The Women’s Tour de France
The inaugural Tour de France Femmes, starting on 24 July 2022, was not the first attempt at staging a Tour de France for women. The early days of the sport were marked by opposition and restrictions aimed at women’s participation. Be it the constricting clothing expected to be worn by female competitors or the perceived threat of the “ugly bicycle face,” a supposed medical condition affecting mostly women caused by athletic exertion, it was not made easy for any women to race. There was not much diversity, sponsorships, or prize money on offer, nor proper coaching available. Nevertheless quite a few women pushed their way into the sport: Hélène Dutrieu who in 1893 broke the women’s Hour record, Alfonsina Strada, who rode the Giro d’Iitalia in 1924, Millie Robinson, winner of the first Tour de France in 1955, Elsy Jacobs, the first female world champion, Beryl Burton, a phenomenal track rider and record holder, and Connie Carpenter-Phinney, the first female road race Olympic champion, just to name a few who paved the way for what we will witness in just a few days, the Tour de France Femmes avec Zwift.
There have been four previous versions of the Tour de France for women. The five-stage Tour de France Féminin was only run once in 1955. The women’s peloton raced their first official women’s Tour de France in 1984. It was an 18-day race held simultaneously with the men’s event and along much of the same, yet shortened, routes. This race came to an end in 1989 and was followed by the Tour Cyclist Féminin in 1992. The latter was then renamed La Grande Boucle in 1998 and continued as such until 2009 before La Course by Le Tour de France was first run in 2014, and finally this year, we’ll see the launch of the eight-day Tour de France Femmes avec Zwift. Women’s racing and its athletes have come a long way since the earlier days of the pioneer women and we are looking forward to continued progress and development of our amazing sport.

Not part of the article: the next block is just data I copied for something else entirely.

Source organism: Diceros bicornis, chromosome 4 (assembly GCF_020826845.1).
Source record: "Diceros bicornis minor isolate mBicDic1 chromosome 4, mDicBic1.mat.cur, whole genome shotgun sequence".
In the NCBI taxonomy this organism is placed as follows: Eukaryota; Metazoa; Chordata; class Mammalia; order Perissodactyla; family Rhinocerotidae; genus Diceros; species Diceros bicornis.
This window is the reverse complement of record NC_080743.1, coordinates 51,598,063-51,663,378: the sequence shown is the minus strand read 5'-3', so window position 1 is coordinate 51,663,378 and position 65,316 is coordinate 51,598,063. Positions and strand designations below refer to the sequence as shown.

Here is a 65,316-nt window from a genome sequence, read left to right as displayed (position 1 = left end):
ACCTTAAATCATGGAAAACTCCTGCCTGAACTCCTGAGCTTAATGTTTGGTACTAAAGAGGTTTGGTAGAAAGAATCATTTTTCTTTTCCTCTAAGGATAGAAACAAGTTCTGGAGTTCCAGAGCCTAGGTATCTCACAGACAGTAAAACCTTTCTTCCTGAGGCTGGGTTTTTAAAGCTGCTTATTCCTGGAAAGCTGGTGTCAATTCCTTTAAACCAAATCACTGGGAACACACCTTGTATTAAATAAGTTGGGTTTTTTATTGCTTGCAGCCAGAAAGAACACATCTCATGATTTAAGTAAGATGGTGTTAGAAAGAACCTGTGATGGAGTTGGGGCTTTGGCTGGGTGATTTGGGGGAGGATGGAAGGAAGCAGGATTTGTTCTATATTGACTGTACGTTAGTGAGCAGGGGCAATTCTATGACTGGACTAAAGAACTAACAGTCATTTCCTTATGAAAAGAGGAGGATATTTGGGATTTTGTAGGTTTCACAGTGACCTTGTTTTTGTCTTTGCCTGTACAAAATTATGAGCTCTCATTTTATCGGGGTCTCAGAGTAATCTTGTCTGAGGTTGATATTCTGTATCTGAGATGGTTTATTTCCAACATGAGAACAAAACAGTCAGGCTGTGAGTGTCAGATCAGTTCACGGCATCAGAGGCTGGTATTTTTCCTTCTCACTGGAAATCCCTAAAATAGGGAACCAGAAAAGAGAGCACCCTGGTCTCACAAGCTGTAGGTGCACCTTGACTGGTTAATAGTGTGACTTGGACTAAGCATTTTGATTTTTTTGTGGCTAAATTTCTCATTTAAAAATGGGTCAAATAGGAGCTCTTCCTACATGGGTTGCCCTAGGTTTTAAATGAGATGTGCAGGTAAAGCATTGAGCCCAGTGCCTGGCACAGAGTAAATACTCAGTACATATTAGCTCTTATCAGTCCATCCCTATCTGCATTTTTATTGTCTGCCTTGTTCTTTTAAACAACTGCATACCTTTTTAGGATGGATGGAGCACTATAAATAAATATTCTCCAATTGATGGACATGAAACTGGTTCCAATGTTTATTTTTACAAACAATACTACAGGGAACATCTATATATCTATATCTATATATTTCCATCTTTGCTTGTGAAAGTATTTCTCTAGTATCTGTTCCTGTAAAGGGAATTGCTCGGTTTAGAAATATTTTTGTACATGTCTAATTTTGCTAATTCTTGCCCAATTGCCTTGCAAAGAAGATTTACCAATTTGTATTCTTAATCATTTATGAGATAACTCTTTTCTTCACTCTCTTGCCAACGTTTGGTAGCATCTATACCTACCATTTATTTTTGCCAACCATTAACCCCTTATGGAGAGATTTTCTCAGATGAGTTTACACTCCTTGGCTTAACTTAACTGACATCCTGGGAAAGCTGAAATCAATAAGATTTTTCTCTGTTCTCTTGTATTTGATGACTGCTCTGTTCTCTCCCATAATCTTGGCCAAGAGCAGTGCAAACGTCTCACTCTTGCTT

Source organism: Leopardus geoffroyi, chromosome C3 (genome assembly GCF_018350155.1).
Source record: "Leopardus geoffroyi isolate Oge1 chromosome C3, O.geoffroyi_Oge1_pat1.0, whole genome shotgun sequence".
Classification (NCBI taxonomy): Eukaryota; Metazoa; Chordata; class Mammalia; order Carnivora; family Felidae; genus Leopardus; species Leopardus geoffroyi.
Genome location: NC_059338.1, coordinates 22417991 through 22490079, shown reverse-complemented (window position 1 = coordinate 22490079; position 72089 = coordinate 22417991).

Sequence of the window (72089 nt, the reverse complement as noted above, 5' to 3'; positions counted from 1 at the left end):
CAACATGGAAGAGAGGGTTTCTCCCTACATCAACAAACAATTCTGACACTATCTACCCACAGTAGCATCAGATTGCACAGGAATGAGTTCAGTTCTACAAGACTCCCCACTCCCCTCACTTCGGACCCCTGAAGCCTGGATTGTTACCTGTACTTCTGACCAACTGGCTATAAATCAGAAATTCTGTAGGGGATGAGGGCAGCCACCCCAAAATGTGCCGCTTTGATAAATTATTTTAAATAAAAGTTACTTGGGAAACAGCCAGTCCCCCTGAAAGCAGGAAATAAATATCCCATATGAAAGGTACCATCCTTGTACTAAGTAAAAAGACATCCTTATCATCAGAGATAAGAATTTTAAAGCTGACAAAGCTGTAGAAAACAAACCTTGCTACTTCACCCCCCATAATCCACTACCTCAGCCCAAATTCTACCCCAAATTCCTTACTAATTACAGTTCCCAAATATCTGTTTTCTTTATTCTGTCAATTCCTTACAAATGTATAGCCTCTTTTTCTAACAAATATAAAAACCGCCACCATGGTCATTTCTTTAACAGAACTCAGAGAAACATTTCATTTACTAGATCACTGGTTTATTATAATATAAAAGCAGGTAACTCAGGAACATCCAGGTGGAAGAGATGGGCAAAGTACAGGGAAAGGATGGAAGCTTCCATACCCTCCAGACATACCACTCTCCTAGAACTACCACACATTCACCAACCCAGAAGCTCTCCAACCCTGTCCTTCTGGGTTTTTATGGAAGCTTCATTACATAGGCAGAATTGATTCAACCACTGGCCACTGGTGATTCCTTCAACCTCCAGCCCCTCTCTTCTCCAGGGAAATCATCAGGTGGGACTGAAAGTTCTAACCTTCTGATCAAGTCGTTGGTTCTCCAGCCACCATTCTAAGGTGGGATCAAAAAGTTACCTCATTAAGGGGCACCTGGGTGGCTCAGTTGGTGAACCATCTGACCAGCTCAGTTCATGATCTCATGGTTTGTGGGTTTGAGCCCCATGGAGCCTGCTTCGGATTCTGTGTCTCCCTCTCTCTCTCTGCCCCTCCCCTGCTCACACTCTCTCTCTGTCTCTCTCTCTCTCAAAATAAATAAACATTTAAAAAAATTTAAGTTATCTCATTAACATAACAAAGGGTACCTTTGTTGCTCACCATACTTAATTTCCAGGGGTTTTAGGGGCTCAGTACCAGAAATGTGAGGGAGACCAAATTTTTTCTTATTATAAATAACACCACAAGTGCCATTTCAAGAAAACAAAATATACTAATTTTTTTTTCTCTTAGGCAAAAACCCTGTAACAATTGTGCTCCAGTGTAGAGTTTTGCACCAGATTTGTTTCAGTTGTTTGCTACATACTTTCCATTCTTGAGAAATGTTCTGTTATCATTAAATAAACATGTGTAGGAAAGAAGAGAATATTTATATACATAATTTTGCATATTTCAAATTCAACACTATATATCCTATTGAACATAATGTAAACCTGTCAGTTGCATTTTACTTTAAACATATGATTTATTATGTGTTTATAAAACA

In 1952, two-time French national road champion Jeannine Lemaire set the hour record of 39.735km. The record had only improved by 2.6km in 40 years at this point. It wasn’t broken until 1958 when Elsy Jacobs bettered Lemaire’s distance by going over the 40 km/h mark.
This week, the Belgian rider celebrated her 50th birthday. In 1994, she won the silver medal at the World Championships in the road race, and took second place in the nationals. Initially she rode with an amateur license, but with the advocacy of the Flemish Government who supported the professionalisation of the women’s peloton, she became the first professional female rider in Belgium. This allowed her to give up her job as a secretary and concentrate full-time on her sporting career. After retiring from active sport, she remained involved in cycling as a race director of the women’s Gent-Wevelgem and Flanders Classics races. She became one of the first female race directors in the sport. Currently, she works in a managerial role in an international machinery manufacturing company specialising in equipment and services for agriculture and construction.